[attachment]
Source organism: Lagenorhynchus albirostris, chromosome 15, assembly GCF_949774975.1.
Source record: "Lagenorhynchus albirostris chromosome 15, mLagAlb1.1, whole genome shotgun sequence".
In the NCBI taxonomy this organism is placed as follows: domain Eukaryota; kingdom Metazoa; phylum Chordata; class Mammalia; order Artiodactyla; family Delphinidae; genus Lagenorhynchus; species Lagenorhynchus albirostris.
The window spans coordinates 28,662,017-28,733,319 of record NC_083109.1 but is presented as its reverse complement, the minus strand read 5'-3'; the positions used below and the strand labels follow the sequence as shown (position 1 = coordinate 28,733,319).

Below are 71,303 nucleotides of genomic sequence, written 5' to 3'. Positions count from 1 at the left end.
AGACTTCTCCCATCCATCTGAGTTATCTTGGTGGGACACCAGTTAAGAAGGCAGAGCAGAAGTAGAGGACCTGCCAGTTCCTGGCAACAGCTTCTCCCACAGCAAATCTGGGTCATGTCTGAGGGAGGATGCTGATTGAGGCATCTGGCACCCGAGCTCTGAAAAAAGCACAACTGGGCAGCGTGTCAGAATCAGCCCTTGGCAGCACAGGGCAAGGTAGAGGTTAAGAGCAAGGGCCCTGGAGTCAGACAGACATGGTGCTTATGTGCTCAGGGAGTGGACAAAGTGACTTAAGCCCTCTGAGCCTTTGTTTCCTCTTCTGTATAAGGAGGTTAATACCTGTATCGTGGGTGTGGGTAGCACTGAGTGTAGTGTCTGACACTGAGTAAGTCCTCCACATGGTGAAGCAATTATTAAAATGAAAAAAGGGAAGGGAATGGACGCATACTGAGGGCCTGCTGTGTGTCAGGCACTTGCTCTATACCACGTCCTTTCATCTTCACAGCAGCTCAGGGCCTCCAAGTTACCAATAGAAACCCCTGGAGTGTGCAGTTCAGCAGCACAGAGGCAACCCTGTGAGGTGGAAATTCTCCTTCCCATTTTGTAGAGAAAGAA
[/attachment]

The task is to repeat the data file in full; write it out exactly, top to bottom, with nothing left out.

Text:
Source organism: Lagenorhynchus albirostris, chromosome 15, assembly GCF_949774975.1.
Source record: "Lagenorhynchus albirostris chromosome 15, mLagAlb1.1, whole genome shotgun sequence".
In the NCBI taxonomy this organism is placed as follows: domain Eukaryota; kingdom Metazoa; phylum Chordata; class Mammalia; order Artiodactyla; family Delphinidae; genus Lagenorhynchus; species Lagenorhynchus albirostris.
The window spans coordinates 28,662,017-28,733,319 of record NC_083109.1 but is presented as its reverse complement, the minus strand read 5'-3'; the positions used below and the strand labels follow the sequence as shown (position 1 = coordinate 28,733,319).

Below are 71,303 nucleotides of genomic sequence, written 5' to 3'. Positions count from 1 at the left end.
AGACTTCTCCCATCCATCTGAGTTATCTTGGTGGGACACCAGTTAAGAAGGCAGAGCAGAAGTAGAGGACCTGCCAGTTCCTGGCAACAGCTTCTCCCACAGCAAATCTGGGTCATGTCTGAGGGAGGATGCTGATTGAGGCATCTGGCACCCGAGCTCTGAAAAAAGCACAACTGGGCAGCGTGTCAGAATCAGCCCTTGGCAGCACAGGGCAAGGTAGAGGTTAAGAGCAAGGGCCCTGGAGTCAGACAGACATGGTGCTTATGTGCTCAGGGAGTGGACAAAGTGACTTAAGCCCTCTGAGCCTTTGTTTCCTCTTCTGTATAAGGAGGTTAATACCTGTATCGTGGGTGTGGGTAGCACTGAGTGTAGTGTCTGACACTGAGTAAGTCCTCCACATGGTGAAGCAATTATTAAAATGAAAAAAGGGAAGGGAATGGACGCATACTGAGGGCCTGCTGTGTGTCAGGCACTTGCTCTATACCACGTCCTTTCATCTTCACAGCAGCTCAGGGCCTCCAAGTTACCAATAGAAACCCCTGGAGTGTGCAGTTCAGCAGCACAGAGGCAACCCTGTGAGGTGGAAATTCTCCTTCCCATTTTGTAGAGAAAGAA